The howling flats of North Dakota are where Birmingham-based Southern Power hopes to build its next big wind farm — 47 turbines spread across 16,000 acres of lonesome Ward and McHenry counties.
That is, so long as the U.S. Air Force doesn’t get in the way.
The state Public Service Commission of North Dakota, in mid-June, held a public hearing to see if the Alabama company can extend its alternative energy holdings to the northernmost reaches of the U.S. Ward and McHenry counties are near the U.S. and Saskatchewan border, and they have more cows than people. The people spread out on average about two per square mile.
Southern Power, specializing in alternative energy, is a subsidiary of Atlanta-based power giant Southern Company. Southern Power develops solar, wind and natural gas generating plants and sells the power on the wholesale market, largely to regional and municipal electric companies.
“PSC Chairman Brian Kroshus wanted to know why, even with the scaled back plan, the wind farm would cover so much territory,” reported KXNE, in Bismarck, North Dakota.
Originally, Southern power planned to build 53 wind turbines over a 36,000-acre area. That proposal was turned down by the PSC just weeks before the latest, scaled-back proposal was aired at a new hearing.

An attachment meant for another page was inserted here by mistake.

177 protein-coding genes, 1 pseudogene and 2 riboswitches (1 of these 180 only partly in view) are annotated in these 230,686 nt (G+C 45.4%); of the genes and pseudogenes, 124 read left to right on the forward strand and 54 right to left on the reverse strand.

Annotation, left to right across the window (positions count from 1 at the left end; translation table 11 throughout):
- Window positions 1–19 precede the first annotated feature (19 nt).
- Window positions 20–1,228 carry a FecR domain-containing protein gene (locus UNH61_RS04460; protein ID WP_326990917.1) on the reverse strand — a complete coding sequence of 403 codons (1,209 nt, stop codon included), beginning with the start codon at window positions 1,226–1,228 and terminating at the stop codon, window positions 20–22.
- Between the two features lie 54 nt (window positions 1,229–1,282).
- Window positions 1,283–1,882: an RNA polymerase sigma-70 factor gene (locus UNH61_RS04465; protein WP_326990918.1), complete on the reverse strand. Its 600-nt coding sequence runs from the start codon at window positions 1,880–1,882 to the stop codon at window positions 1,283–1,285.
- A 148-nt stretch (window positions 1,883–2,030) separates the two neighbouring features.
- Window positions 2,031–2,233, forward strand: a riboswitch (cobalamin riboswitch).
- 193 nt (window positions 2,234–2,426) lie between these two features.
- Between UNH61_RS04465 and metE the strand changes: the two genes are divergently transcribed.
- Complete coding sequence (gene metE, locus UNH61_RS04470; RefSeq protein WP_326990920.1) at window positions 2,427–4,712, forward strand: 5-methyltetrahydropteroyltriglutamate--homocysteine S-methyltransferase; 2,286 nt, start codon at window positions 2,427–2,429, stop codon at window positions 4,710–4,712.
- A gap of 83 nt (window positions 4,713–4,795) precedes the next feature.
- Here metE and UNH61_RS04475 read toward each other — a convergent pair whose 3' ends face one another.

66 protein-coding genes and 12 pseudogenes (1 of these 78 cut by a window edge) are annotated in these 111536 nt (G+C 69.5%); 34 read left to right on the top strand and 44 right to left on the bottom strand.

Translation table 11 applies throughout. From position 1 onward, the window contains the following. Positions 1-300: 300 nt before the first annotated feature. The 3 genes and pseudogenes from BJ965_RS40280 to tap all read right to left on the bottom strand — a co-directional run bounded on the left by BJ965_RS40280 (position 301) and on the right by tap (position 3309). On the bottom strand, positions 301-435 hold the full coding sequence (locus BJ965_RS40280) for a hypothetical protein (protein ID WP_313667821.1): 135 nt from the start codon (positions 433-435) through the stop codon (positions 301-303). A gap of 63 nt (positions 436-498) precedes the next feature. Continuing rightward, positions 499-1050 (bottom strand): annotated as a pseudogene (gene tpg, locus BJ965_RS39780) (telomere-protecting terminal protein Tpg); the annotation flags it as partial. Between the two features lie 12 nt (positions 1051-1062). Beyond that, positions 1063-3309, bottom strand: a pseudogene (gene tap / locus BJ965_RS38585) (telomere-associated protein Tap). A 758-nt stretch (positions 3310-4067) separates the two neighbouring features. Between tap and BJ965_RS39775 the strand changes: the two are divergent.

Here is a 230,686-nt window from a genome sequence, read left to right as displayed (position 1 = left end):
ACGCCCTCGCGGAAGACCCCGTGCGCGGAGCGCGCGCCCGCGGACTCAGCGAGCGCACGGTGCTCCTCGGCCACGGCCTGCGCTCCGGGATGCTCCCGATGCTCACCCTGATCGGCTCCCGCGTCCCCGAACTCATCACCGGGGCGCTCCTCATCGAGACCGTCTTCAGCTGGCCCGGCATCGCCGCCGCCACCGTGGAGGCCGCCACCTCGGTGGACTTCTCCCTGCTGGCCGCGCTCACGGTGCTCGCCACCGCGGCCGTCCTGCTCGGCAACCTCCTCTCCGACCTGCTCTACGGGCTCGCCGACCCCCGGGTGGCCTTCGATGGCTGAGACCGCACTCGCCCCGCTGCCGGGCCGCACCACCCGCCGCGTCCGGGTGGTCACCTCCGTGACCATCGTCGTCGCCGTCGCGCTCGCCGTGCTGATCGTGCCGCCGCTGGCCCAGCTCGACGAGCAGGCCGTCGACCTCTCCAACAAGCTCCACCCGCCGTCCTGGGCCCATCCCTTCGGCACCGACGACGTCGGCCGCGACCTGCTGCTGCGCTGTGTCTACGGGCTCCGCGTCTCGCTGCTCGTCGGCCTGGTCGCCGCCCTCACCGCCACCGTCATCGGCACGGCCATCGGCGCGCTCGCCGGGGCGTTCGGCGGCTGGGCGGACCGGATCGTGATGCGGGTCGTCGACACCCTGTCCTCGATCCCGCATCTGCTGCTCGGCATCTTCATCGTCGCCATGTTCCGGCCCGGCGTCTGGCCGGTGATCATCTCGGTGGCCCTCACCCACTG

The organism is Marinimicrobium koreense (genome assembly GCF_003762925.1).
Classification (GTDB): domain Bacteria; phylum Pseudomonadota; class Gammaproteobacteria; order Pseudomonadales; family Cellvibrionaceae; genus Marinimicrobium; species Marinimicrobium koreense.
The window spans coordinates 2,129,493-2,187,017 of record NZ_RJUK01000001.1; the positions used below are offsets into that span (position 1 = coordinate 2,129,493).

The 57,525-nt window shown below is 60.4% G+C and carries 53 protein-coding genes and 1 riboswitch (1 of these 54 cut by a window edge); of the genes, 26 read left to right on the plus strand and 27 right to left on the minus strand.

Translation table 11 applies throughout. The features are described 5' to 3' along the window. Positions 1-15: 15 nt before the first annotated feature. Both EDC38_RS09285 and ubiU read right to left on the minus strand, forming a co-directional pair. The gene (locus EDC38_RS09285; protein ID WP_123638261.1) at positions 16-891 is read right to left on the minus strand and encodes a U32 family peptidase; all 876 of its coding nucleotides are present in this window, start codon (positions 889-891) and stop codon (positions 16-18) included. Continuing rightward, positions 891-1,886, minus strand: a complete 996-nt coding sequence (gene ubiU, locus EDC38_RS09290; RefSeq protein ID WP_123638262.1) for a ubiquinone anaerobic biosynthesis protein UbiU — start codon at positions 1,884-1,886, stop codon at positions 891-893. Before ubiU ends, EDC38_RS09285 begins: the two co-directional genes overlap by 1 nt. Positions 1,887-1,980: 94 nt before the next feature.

“Part of the reason we’re spreading out is we’re avoiding impacting areas that we need to avoid,” said Morgan Berry, an official with Southern Power subsidiary Ruso Wind Partners, the developers applying for the permit.
An attorney for the PSC said the Air Force submitted statements that the sea of wind turbines could be a problem for helicopter flights, missile launches and weather radar.
The Air Force is the only branch of the military with bases in North Dakota. It has two —in Minot and Grand Forks, both in the north half of the state.
Industrial wind turbines hover at above 300 feet, with blades more than 100 feet, atop towers more than 200 feet high.
A Southern Power spokesperson told Business Alabama the company received a letter from the Air Force prior to the hearing and the company remains committed to working with the Air Force on addressing their concerns.
The project has well-established support of landowners and local governments, Berry told the PSC, according to KXNE. He also estimated capital investment in the project at $250 million. Construction would employ 200 workers and would take more than one year, he said.
The PSC, reported KXNE, is expected to rule on the Ruso Wind Partners project within a couple of months.
Southern Power owns 11 wind farms — five in Texas, four in Oklahoma and one each in Maine and Kansas. They range from 40 to 299 megawatts and total more than 1,920 megawatts. The smallest farm comprises 13 turbines and the largest 130.
Federal tax breaks on alternative energy investment is a main ingredient in Southern Power’s wind and solar energy projects. On May 22, 2018, Southern Power sold a non-controlling 33 percent tax equity interest in SP Solar for approximately $1.2 billion. And on December 11, 2018, Southern Power sold a non-controlling equity interest in SP Wind to three financial investors for approximately $1.2 billion.
At December 31, 2018, SP Wind, the wind subsidiary of Southern Power, had total assets of $2.5 billion, total liabilities of $51 million and non-controlling interests of $47 million.